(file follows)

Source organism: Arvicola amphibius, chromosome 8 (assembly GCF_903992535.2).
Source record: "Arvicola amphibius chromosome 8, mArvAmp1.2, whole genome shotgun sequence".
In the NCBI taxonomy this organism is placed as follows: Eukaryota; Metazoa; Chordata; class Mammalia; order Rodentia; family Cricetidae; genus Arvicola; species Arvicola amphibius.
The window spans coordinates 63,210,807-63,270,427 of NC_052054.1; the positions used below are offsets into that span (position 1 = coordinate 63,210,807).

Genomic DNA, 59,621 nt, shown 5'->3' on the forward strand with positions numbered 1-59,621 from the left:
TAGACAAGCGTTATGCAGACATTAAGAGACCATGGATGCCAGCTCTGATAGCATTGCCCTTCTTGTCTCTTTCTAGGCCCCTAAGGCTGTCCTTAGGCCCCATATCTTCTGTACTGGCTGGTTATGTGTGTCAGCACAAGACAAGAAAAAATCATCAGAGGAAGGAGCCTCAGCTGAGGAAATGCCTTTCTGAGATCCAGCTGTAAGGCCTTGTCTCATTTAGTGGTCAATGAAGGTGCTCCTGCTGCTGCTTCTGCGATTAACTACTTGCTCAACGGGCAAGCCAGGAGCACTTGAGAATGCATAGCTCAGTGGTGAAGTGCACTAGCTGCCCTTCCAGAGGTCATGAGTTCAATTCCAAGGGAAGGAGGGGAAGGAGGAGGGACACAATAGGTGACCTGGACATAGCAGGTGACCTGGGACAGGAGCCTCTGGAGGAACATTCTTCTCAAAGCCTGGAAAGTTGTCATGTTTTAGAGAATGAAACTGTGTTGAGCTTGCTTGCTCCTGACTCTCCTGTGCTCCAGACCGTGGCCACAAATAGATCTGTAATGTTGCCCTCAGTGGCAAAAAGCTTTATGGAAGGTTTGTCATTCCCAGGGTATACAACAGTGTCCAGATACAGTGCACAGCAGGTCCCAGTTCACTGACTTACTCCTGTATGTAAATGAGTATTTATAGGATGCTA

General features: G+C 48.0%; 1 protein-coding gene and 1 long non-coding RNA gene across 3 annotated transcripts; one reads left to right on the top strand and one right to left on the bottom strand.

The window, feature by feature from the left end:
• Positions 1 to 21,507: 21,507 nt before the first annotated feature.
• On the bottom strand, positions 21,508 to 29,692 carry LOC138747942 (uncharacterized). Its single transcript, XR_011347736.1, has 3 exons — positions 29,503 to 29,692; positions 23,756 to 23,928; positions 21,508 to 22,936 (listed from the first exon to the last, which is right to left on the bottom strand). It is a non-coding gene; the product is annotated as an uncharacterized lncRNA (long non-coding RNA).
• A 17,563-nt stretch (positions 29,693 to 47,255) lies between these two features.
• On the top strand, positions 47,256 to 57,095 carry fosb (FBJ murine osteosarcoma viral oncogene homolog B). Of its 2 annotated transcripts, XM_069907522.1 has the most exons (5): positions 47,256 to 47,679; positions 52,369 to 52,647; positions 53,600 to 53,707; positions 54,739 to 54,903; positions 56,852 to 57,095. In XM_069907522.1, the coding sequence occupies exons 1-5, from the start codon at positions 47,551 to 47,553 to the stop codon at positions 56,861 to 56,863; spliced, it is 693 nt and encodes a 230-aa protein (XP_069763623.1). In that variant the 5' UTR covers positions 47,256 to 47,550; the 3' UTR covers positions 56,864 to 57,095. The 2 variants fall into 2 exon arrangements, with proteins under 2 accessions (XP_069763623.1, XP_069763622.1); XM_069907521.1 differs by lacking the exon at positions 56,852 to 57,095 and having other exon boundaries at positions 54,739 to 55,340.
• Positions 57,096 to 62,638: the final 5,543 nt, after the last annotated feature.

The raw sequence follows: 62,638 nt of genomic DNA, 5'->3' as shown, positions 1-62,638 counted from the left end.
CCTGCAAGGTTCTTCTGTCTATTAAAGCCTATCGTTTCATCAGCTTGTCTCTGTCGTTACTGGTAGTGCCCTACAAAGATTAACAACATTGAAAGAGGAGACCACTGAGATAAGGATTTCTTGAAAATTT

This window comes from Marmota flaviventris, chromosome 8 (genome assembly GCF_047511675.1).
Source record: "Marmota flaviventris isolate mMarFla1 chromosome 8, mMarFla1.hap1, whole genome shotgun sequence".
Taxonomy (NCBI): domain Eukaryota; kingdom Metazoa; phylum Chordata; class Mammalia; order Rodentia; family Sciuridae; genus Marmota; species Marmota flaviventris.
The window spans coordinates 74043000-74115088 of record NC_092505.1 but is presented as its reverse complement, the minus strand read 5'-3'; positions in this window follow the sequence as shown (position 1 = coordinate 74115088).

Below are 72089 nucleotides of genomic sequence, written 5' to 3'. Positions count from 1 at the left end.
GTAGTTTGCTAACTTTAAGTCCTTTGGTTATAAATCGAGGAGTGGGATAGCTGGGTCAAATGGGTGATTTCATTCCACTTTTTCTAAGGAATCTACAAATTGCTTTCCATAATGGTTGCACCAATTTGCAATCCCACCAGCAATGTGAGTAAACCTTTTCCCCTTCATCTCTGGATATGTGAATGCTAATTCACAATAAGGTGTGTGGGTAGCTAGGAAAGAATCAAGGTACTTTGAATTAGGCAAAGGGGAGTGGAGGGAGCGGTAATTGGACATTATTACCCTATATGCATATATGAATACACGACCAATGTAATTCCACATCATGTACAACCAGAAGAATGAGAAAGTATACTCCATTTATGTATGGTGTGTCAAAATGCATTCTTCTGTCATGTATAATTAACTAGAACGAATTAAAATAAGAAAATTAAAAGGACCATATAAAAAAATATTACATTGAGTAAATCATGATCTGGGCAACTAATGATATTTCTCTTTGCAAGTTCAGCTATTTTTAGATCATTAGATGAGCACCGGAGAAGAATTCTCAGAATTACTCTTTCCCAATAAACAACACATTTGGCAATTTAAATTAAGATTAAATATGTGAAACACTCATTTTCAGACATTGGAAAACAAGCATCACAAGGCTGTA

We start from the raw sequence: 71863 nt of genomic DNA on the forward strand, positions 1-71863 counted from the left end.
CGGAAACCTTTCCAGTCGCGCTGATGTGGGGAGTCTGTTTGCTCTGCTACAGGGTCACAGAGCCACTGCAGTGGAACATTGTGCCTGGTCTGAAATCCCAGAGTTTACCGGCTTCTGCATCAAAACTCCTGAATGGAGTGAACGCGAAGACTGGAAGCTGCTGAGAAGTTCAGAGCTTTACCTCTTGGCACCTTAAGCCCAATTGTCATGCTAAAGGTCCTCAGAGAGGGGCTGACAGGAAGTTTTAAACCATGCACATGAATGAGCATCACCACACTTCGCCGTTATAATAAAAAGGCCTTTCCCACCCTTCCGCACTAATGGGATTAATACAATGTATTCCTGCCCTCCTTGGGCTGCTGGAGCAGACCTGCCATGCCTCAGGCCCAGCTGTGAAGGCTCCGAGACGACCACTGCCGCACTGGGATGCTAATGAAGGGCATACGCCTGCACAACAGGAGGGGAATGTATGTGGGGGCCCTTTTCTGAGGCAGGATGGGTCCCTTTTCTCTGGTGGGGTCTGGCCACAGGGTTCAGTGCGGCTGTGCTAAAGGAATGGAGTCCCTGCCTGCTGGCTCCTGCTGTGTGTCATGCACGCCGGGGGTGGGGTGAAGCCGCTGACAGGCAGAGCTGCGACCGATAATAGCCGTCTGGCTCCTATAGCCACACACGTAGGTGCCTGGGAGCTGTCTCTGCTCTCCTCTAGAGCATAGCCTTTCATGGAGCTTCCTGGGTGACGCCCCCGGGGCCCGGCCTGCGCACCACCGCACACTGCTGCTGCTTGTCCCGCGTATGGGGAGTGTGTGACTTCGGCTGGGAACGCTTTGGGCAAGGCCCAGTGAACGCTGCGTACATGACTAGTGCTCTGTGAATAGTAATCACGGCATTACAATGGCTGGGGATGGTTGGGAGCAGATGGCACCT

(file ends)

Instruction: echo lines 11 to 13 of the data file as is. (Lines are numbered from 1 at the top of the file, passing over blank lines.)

• A 17,563-nt stretch (positions 29,693 to 47,255) lies between these two features.
• On the top strand, positions 47,256 to 57,095 carry fosb (FBJ murine osteosarcoma viral oncogene homolog B). Of its 2 annotated transcripts, XM_069907522.1 has the most exons (5): positions 47,256 to 47,679; positions 52,369 to 52,647; positions 53,600 to 53,707; positions 54,739 to 54,903; positions 56,852 to 57,095. In XM_069907522.1, the coding sequence occupies exons 1-5, from the start codon at positions 47,551 to 47,553 to the stop codon at positions 56,861 to 56,863; spliced, it is 693 nt and encodes a 230-aa protein (XP_069763623.1). In that variant the 5' UTR covers positions 47,256 to 47,550; the 3' UTR covers positions 56,864 to 57,095. The 2 variants fall into 2 exon arrangements, with proteins under 2 accessions (XP_069763623.1, XP_069763622.1); XM_069907521.1 differs by lacking the exon at positions 56,852 to 57,095 and having other exon boundaries at positions 54,739 to 55,340.
• Positions 57,096 to 62,638: the final 5,543 nt, after the last annotated feature.